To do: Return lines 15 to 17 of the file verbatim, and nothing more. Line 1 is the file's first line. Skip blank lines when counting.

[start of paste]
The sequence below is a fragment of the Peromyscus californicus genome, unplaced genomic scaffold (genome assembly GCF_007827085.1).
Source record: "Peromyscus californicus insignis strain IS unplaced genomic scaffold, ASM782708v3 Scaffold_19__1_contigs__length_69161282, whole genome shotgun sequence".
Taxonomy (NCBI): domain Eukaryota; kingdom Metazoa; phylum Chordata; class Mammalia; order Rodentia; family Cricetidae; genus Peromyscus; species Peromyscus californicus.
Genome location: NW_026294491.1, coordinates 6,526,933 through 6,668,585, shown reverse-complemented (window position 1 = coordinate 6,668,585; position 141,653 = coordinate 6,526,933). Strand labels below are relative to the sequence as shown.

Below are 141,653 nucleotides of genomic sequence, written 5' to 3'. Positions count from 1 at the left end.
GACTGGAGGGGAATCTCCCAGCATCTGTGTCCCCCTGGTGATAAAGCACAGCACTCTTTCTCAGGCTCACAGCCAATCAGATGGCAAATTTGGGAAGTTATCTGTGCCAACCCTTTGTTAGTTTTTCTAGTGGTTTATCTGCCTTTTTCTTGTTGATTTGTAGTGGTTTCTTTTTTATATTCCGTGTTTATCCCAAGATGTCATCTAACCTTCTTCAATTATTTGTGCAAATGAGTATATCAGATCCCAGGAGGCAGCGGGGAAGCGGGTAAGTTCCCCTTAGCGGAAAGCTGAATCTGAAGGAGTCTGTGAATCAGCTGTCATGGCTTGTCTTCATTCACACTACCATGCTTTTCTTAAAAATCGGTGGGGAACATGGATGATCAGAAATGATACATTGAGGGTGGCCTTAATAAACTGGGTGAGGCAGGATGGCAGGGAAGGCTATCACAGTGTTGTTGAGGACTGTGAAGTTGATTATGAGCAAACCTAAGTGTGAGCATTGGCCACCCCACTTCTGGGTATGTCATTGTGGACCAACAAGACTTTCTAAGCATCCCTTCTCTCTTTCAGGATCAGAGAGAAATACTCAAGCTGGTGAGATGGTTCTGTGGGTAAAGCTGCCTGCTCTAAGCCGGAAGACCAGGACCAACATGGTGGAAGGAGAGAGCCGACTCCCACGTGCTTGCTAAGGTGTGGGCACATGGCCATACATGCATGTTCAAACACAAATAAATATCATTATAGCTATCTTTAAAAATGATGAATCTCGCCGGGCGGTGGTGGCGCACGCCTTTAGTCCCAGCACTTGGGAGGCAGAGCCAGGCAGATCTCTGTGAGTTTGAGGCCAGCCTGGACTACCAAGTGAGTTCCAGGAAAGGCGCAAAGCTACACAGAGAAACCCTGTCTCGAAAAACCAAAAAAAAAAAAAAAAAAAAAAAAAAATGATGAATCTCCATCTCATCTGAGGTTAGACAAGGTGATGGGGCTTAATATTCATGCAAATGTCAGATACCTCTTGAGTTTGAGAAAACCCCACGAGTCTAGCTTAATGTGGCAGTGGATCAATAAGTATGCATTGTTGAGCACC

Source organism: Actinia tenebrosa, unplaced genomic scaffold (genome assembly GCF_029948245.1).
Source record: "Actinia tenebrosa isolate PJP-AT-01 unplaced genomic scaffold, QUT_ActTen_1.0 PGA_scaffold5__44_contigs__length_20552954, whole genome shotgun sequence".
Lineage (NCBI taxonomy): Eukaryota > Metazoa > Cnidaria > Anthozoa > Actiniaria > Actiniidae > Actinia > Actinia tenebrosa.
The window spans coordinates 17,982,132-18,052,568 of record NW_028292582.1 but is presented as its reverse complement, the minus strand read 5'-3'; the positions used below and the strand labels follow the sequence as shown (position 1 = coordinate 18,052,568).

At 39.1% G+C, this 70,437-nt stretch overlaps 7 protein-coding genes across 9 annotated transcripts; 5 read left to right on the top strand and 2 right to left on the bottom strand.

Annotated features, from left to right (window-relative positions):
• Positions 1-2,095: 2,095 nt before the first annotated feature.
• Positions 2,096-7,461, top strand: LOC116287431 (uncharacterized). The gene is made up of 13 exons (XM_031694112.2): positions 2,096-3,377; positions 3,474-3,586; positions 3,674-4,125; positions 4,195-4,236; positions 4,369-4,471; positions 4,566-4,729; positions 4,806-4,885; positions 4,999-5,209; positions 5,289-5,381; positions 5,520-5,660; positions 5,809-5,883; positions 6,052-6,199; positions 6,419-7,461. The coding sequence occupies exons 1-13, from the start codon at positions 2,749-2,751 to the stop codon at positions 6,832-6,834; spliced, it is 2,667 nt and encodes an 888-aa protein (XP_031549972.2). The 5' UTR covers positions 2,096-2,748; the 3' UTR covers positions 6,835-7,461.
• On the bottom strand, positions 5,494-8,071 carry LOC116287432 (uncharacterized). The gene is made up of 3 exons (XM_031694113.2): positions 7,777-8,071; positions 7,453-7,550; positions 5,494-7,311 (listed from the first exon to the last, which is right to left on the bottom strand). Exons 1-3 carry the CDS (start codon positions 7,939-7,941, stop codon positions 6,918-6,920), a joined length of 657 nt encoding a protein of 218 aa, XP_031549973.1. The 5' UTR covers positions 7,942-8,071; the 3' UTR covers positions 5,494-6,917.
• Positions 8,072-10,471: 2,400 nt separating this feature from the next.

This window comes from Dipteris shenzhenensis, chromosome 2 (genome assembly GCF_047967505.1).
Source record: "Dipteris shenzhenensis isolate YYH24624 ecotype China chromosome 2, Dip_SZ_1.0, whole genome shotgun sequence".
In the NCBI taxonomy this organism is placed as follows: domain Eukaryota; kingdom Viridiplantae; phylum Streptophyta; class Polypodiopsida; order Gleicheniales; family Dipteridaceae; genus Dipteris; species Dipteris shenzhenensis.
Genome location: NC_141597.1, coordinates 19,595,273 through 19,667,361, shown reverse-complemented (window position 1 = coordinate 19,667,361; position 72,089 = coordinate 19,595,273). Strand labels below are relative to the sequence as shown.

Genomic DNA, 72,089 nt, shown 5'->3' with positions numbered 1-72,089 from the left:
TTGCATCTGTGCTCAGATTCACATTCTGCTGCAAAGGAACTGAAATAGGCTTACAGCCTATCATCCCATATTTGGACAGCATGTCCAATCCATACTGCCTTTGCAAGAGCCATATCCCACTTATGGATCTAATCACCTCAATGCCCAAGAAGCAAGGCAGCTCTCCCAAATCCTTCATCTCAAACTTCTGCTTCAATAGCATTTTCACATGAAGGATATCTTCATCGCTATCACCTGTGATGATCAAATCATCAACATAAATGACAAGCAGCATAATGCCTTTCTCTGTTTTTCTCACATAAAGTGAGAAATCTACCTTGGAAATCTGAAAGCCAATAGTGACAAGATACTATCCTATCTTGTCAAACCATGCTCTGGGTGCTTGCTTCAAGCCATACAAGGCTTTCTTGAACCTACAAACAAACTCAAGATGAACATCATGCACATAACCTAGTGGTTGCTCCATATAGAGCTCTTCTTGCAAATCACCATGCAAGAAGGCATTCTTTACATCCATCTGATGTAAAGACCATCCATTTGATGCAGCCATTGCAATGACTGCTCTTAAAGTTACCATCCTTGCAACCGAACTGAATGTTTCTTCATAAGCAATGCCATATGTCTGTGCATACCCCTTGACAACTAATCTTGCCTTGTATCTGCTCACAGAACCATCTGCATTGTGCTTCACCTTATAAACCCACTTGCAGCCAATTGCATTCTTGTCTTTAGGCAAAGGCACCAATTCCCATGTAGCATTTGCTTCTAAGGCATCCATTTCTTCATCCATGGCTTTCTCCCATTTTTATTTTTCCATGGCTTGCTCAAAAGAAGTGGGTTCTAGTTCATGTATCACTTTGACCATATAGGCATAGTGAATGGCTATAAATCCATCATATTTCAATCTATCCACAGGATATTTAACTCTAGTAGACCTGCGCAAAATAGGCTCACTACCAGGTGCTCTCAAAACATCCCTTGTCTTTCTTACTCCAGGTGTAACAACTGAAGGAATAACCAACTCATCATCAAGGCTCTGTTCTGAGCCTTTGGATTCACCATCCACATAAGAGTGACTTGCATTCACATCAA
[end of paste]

• On the bottom strand, positions 5,494-8,071 carry LOC116287432 (uncharacterized). The gene is made up of 3 exons (XM_031694113.2): positions 7,777-8,071; positions 7,453-7,550; positions 5,494-7,311 (listed from the first exon to the last, which is right to left on the bottom strand). Exons 1-3 carry the CDS (start codon positions 7,939-7,941, stop codon positions 6,918-6,920), a joined length of 657 nt encoding a protein of 218 aa, XP_031549973.1. The 5' UTR covers positions 7,942-8,071; the 3' UTR covers positions 5,494-6,917.
• Positions 8,072-10,471: 2,400 nt separating this feature from the next.

This window comes from Dipteris shenzhenensis, chromosome 2 (genome assembly GCF_047967505.1).